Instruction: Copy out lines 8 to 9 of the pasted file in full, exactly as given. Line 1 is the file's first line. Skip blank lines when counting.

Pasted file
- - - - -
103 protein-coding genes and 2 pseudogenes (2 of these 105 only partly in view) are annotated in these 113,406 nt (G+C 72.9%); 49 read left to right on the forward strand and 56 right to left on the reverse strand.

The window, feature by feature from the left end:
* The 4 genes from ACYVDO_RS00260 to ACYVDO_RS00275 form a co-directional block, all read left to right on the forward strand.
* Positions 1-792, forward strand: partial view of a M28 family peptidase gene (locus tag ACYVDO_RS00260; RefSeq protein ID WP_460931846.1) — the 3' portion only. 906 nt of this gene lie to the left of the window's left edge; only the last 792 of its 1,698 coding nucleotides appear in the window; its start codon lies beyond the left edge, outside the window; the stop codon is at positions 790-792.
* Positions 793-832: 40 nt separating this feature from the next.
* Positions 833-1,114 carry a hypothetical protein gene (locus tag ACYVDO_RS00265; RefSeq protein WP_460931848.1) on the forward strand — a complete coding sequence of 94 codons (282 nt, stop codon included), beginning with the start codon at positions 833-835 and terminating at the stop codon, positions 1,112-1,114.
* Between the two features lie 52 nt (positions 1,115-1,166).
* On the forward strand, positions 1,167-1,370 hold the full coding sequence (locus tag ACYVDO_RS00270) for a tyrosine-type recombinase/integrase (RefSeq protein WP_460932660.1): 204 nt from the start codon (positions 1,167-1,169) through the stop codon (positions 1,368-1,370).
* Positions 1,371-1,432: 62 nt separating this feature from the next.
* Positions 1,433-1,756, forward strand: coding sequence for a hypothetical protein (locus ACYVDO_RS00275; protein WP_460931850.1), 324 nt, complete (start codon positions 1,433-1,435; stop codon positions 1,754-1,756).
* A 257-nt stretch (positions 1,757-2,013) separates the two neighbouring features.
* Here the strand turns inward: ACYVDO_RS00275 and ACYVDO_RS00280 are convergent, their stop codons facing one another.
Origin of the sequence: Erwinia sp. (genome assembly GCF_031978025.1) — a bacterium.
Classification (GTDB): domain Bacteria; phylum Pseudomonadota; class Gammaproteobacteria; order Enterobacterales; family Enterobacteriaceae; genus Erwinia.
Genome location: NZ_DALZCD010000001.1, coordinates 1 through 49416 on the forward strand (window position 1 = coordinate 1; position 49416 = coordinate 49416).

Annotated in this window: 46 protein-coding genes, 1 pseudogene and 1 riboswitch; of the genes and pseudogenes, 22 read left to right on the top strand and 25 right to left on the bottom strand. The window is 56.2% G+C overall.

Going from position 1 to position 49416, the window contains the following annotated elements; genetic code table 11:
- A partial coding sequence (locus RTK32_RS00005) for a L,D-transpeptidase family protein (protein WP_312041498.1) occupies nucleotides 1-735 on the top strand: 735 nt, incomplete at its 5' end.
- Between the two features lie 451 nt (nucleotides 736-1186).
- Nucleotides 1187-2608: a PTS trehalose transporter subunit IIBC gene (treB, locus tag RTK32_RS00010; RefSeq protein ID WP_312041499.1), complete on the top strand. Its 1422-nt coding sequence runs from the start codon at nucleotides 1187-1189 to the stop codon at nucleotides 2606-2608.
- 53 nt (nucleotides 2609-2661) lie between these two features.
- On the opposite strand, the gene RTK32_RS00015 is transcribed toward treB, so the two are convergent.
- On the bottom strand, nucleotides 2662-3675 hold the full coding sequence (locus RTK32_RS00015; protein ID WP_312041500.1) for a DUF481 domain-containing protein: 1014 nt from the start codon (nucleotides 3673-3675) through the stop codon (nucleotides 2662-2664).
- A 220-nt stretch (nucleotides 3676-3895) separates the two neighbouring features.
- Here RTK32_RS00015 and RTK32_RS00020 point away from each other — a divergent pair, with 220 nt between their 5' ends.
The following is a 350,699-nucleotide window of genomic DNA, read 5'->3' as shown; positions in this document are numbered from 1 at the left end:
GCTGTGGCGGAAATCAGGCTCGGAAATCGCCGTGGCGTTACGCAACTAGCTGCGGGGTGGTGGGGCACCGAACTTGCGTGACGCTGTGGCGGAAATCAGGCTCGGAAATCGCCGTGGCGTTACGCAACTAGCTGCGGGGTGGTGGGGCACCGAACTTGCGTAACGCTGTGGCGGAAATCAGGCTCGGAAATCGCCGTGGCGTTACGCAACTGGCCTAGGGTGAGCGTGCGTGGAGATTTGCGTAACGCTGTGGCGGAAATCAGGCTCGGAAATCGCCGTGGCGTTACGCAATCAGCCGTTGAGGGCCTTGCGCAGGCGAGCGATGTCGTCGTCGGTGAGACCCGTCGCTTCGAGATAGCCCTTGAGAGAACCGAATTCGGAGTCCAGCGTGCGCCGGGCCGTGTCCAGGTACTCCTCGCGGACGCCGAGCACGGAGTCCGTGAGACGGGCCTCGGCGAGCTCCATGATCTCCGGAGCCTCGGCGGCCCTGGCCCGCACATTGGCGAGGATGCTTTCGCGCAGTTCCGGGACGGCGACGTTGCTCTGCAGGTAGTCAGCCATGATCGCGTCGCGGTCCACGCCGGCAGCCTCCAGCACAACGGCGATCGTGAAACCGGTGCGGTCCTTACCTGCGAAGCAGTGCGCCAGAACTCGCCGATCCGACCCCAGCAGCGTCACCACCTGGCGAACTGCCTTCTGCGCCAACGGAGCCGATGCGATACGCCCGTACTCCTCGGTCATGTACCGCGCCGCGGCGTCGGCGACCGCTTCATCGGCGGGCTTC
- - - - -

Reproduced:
* On the forward strand, positions 1,167-1,370 hold the full coding sequence (locus tag ACYVDO_RS00270) for a tyrosine-type recombinase/integrase (RefSeq protein WP_460932660.1): 204 nt from the start codon (positions 1,167-1,169) through the stop codon (positions 1,368-1,370).
* Positions 1,371-1,432: 62 nt separating this feature from the next.